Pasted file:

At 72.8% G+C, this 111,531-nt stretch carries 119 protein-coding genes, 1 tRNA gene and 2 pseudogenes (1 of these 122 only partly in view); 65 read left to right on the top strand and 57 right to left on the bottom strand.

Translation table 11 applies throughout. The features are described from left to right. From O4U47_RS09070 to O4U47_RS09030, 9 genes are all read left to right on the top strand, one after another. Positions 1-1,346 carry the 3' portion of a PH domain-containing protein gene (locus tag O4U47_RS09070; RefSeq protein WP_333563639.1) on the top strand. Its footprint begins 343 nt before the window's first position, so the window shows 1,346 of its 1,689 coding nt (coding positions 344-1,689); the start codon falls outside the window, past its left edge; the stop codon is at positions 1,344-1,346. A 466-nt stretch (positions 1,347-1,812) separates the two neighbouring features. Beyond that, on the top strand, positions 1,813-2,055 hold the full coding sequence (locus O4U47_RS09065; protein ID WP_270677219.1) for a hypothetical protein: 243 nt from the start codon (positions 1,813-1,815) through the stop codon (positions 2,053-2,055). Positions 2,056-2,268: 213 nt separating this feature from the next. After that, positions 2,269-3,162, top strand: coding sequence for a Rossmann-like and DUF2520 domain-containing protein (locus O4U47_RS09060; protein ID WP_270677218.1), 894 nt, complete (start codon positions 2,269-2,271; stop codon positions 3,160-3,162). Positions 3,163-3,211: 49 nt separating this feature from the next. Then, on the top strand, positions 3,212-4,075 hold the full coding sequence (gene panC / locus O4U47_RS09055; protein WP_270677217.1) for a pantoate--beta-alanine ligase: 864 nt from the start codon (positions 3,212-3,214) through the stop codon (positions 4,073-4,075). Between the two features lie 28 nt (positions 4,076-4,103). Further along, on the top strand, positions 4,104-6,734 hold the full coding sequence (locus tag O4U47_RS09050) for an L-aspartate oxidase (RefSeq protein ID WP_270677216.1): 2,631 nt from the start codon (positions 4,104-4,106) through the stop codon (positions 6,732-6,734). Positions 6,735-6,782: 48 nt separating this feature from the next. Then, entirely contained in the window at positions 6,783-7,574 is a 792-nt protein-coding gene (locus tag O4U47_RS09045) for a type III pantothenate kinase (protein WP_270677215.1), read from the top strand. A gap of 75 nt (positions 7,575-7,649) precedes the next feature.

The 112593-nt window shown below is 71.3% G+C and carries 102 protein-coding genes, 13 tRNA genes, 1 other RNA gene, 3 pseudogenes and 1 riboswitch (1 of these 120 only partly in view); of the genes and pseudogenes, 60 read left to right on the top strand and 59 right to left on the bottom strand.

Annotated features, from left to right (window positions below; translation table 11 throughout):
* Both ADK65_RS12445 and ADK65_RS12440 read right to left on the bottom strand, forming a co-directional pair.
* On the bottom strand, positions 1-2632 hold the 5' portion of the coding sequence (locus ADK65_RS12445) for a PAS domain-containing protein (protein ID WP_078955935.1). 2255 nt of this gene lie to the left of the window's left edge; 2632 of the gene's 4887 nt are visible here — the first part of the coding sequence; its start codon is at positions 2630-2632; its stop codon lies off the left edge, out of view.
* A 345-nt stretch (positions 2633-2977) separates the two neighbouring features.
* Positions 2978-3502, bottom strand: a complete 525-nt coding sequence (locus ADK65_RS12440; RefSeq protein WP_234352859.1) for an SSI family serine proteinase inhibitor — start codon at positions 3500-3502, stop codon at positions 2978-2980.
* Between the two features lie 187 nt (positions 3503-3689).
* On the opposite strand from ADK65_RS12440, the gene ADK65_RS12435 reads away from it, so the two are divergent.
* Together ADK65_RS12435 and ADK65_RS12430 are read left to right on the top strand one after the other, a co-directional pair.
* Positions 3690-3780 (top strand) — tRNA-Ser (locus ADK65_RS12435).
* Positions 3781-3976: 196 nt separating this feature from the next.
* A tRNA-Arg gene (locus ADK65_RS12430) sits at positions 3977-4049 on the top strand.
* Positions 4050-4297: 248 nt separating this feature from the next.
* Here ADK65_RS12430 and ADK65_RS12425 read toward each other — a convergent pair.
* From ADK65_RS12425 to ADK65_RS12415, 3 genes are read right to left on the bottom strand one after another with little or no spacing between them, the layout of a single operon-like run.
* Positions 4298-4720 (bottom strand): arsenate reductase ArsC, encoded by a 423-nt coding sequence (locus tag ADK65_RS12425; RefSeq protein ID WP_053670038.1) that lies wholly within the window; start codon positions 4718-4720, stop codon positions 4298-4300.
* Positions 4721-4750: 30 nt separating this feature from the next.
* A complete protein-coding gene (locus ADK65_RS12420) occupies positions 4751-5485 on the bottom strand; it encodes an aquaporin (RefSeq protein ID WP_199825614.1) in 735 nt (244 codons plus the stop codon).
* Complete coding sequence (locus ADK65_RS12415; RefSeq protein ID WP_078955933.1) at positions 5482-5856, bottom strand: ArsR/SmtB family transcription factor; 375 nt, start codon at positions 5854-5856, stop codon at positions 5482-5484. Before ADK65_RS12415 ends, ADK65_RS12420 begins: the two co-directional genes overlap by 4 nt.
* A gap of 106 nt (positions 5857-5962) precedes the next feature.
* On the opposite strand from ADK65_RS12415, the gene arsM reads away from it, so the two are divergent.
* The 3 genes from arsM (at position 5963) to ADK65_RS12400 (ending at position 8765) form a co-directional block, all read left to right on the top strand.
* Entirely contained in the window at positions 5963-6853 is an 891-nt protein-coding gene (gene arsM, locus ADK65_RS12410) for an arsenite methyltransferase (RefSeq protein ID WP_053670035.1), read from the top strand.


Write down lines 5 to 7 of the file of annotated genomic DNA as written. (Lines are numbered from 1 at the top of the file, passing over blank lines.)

* Both ADK65_RS12445 and ADK65_RS12440 read right to left on the bottom strand, forming a co-directional pair.
* On the bottom strand, positions 1-2632 hold the 5' portion of the coding sequence (locus ADK65_RS12445) for a PAS domain-containing protein (protein ID WP_078955935.1). 2255 nt of this gene lie to the left of the window's left edge; 2632 of the gene's 4887 nt are visible here — the first part of the coding sequence; its start codon is at positions 2630-2632; its stop codon lies off the left edge, out of view.
* A 345-nt stretch (positions 2633-2977) separates the two neighbouring features.